Lets accept for the sake of argument that Rafale is the best aircraft in the medium weight multi-role 4++ generation aircraft category. And now we can compare which of the two is a better option for the IAF.
India paid Euro 7.8 billion for 36 Rafale jets where each aircraft costs over $200 million. The justification for the high cost is India-specific modifications and advanced weapons such as Meteor, Beyond Visual Range Air-to-Air Missile, with a range of 150 km and Scalp loitering ammunition.
On the other hand, Russian MiG-35 is expected to cost in the range of $35 million. Even if each MiG-35 costs $50 million (adjustment to inflation and increase in exchange rate of dollar) over the programme period, then, for the cost of one Rafale IAF one can purchase four MiG-35s.
For an air force which is cribbing about fighter shortage, IAF could have purchased eight squadrons of MiG-35 for two squadrons of Rafale. It makes no sense to go for a small batch of aircrafts. IAF on records has said that the Rafale deal was in line with the previous emergency purchases like MiG-29, Mirage-2000 which were purchased to enhance strike capability.
Coming to the indigenisation and support to Indian industry, Since India already operates over 100 MiG-29s and Russia and India are working on spare parts production in India, another 114 aircraft will make the logistics and maintenance of MiG-35 fleet more cost-efficient. The local spare production will substantially improve the operational availability of aircraft.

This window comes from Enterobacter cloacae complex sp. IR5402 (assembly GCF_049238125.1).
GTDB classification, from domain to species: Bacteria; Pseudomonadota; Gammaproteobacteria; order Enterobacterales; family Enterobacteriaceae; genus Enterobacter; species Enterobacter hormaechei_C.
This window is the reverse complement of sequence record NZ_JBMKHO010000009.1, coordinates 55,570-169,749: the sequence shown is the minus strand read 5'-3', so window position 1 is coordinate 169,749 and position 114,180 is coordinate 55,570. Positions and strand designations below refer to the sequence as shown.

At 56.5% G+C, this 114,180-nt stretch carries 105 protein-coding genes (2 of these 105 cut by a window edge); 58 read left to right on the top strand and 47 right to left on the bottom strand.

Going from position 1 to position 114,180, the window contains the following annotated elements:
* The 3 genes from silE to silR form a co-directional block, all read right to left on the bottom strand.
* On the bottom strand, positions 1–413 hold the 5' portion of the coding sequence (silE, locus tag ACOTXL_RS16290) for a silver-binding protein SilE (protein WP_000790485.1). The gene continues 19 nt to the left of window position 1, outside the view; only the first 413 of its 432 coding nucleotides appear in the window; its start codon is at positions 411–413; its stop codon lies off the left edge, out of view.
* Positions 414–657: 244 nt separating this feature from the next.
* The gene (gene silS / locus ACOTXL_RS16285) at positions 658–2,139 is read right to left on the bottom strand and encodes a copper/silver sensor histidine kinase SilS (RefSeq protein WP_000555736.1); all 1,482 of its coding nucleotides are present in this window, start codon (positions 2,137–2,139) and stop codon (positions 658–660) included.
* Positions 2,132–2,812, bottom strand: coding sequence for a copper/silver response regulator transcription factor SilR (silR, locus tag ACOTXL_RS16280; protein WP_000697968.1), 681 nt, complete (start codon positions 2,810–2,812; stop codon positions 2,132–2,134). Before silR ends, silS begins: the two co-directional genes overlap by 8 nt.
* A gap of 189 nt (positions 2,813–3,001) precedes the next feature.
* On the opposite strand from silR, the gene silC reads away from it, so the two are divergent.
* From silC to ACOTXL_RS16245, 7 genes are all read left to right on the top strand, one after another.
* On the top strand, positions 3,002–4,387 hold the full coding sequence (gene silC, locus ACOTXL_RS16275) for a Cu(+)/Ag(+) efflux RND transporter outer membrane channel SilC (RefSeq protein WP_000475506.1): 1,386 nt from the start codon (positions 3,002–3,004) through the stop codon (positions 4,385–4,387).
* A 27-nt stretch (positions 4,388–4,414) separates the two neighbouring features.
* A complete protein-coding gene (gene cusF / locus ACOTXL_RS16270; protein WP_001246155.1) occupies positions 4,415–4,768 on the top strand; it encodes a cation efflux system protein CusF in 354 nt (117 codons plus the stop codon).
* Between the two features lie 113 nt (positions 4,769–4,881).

The spares manufacturing will help in retaining and developing the aircraft manufacturing skills across the ecosystem and will also strengthen the nascent aero-space sector. This will help in achieving self-sufficiency in military aviation.
Finally, coming to weapons, Russia has no objection in equipping its fighters with Indian missiles. In the last two years, DRDO has finished development of Astra (beyond visual range air to air missile with a range of over 100 km) and also launched development of light weight BrahMos NG (1.5tons). Each MiG-35 can carry one BrahMos NG along with other weapons. The BrahMos NG with its 290 km range can hit targets deep within the adversary’s territory and is a much cheaper option than the French scalp munitions.
Weapons make large part of fighter deals and if India can have its own missiles along with Russian missiles, India will not be short of options against its adversaries. France has declined India’s request to equip Russian and Indian fighters with Meteor. Hence if India wants more Meteors India will have to purchase more Rafale. The self-sufficiency in the defence sector will go for a toss. On the other hand Russia, by allowing integration of air launched BrahMos and Astra on Su-30, is helping India in achieving self-sufficiency in missile systems.
India must look at the future. In the next 20 years all these 4++ generation aircraft will not be the front line fighters in any major air forces. It is time for India to think progressively. Technology in itself is cheap but becomes costly when it is part of a product. Hence it is not prudent for India to invest in an expensive product that would become obsolete in the near future. The next fighter of France is a stealth aircraft.